Besides size, this snail can be distinguished by the deep groove or channel between the whorls of the shell. Another item to look for is the grape-like clusters of pink to red eggs. The females crawl out of the water and deposit what looks like pink caviar on walls or grasses above the water. Sighting clusters of up to 1000 pink eggs is the fastest way to determine if applesnails are present.
|These eggs were one of two clutches that "Tiny" laid in one week. (Note penny at top of photo for size.) Photo by Dan Culbert.||
A comparison of eggs of the invasive Channeled Apple Snail (left) and the native Florida Applesnail (right). Photo above courtesy Dana Denson, FLDEP
Compared to the eggs of native apple snails, those of “Tiny’s” relatives are smaller, pinker, and more numerous. Eggs darken and hatch in one to two weeks, releasing hundreds of juveniles into the lake. Physical removal of eggs and adult snails would help in reducing the numbers of these invasive animals.
Although there might be some local wildlife that will eat these snails, our predators have not shown much interest in or ability to eat them. They threaten native plants and wildlife by feeding on the aquatic plants needed by invertebrates that are fed on by small fish, which are themselves eaten by larger fish like largemouth bass and crappie.
To help slow the spread of more snails like Tiny, if you have them in aquariums, don’t dump them into ponds outdoors or other natural water body. To dispose of unwanted snails, put them in a sealed plastic bag and freeze. Once frozen, put them - still in the bag - into the garbage.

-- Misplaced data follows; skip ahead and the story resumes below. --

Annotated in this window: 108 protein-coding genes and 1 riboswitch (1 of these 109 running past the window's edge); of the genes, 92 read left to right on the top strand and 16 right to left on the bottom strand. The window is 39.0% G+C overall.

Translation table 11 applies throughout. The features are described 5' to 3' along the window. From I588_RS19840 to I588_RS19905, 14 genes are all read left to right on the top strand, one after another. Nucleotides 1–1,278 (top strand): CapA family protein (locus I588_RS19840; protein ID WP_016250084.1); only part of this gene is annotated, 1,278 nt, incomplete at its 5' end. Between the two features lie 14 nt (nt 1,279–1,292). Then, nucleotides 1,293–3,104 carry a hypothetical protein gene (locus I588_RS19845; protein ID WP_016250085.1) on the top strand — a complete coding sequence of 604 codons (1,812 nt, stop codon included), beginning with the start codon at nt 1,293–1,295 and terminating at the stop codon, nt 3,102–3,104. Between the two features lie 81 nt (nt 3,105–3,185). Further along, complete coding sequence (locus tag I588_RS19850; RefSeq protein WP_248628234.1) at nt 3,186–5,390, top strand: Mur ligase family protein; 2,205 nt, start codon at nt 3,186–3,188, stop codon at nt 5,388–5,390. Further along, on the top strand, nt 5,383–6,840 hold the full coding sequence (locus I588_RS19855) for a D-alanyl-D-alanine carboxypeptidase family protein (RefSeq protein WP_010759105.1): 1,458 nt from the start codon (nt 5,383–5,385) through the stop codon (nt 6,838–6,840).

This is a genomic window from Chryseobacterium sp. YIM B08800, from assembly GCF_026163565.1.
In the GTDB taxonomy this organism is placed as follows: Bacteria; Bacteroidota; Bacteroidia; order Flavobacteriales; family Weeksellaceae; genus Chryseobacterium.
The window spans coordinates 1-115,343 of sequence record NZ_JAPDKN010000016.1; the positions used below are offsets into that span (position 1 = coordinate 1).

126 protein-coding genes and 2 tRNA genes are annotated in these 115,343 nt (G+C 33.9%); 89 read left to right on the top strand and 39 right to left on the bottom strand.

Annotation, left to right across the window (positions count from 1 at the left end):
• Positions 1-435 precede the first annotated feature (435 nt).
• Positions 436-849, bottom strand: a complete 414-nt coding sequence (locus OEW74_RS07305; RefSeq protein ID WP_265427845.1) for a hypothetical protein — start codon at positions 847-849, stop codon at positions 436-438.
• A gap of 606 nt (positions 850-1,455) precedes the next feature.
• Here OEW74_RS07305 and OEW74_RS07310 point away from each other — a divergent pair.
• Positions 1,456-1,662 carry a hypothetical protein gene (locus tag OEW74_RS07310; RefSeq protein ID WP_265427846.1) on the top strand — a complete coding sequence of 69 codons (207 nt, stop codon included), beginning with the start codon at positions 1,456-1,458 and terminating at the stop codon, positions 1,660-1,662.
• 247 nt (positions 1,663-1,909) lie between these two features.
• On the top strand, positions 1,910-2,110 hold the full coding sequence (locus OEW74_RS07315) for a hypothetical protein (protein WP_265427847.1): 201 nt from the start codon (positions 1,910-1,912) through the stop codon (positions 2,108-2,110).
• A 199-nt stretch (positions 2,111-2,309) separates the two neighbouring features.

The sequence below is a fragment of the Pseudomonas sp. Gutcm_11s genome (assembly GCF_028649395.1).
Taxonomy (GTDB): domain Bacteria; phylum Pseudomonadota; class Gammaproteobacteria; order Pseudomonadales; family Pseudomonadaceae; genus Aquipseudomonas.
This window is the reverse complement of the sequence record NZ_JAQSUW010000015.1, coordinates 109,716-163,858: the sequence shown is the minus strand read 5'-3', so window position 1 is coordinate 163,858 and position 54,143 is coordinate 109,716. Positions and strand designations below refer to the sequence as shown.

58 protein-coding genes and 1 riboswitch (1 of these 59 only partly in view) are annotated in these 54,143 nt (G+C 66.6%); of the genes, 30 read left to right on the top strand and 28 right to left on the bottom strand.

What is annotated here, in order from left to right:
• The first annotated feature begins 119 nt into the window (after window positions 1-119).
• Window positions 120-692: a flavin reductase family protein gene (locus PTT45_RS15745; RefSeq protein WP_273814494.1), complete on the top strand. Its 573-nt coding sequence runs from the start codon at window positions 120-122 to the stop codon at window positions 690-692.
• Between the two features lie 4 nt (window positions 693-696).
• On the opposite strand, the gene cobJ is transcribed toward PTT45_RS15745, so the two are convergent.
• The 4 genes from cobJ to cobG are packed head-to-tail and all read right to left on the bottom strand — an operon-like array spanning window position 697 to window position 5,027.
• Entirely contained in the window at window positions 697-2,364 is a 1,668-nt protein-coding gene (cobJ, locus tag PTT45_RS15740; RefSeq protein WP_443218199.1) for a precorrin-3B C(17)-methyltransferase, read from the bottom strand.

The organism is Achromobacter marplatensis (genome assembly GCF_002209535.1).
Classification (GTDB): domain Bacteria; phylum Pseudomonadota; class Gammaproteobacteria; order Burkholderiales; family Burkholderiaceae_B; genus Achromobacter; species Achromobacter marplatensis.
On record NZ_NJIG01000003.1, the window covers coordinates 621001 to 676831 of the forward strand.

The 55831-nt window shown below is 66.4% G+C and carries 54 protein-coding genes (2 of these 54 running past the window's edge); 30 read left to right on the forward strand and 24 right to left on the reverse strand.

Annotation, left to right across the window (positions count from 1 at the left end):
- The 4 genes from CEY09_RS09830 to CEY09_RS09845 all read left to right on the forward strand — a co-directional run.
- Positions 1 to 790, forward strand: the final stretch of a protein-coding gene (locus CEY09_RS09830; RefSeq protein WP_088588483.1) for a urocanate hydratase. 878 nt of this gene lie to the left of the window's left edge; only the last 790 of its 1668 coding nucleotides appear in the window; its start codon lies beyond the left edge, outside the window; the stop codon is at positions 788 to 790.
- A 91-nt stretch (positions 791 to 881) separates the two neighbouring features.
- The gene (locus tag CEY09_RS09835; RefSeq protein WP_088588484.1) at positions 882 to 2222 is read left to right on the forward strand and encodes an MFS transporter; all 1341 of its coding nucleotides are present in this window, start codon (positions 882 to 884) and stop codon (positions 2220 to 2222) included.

If you find these channeled apple snails and/or their eggs, please contact Dana Denson, Aquatic Biologist, Florida Department of Environmental Protection, firstname.lastname@example.org, or call (407) 894-7555, ext. 2355.
If you discover what you suspect is this invading snail or its eggs, please report them to the authorities. Be sure it is not a native apple snail or its eggs, which are larger lighter in color and are fewer in number than the eggs of the invader. Any pink egg masses or adults found in the wild can be easily removed from hard surfaces near the water. They can also be bagged and frozen.
I’ve placed photos and more information on our Okeechobee web page, http://okeechobee.ifas.ufl.edu. If you need additional information on the Channeled or giant applesnails, please email us at email@example.com or call us at 863-763-6469. Local residents can stop by our office at 458 Hwy 98 North in Okeechobee, and visit our Okeechobee County Master Gardeners on Tuesday afternoons from 1 to 5 PM.
Trade names, where used, are given for the purpose of providing specific information. They do not constitute an endorsement or guarantee of products named, nor does it imply criticism of products not named. The Florida Cooperative Extension Service - Institute of Food and Agricultural Sciences is an equal opportunity/affirmative action employer authorized to provide research, educational information, and other services to individuals and institutions that function without regard to race, color, sex, age, handicap, or national origin. Florida Cooperative Extension Service / IFAS / University of Florida. Larry A. Arrington, Dean Last update: 09/01/2005 . This page is maintained by Dan Culbert
Denson, Dana & Eby,Gloria. LAKE BRANTLEY INFESTED WITH INVASIVE SNAILS. Orlando: FLDEP, July 2005. [Newsletter article]
Denson, Dana. Invasive Exotic Snails in Central Florida Waterways (website), Orlando: FLDEP,2005.
Ghesquiere, Stijn Applesnail.net website, 2005 [The definitive website for all kinds of information on Applesnails]
Harris, Rachel. "Giant snail could imperil natives, water." West Palm Beach: Palm Beach Post, 9/10/05 [Link at: http://kgioeli.ifas.ufl.edu]
Featured Creatures: Apple snails of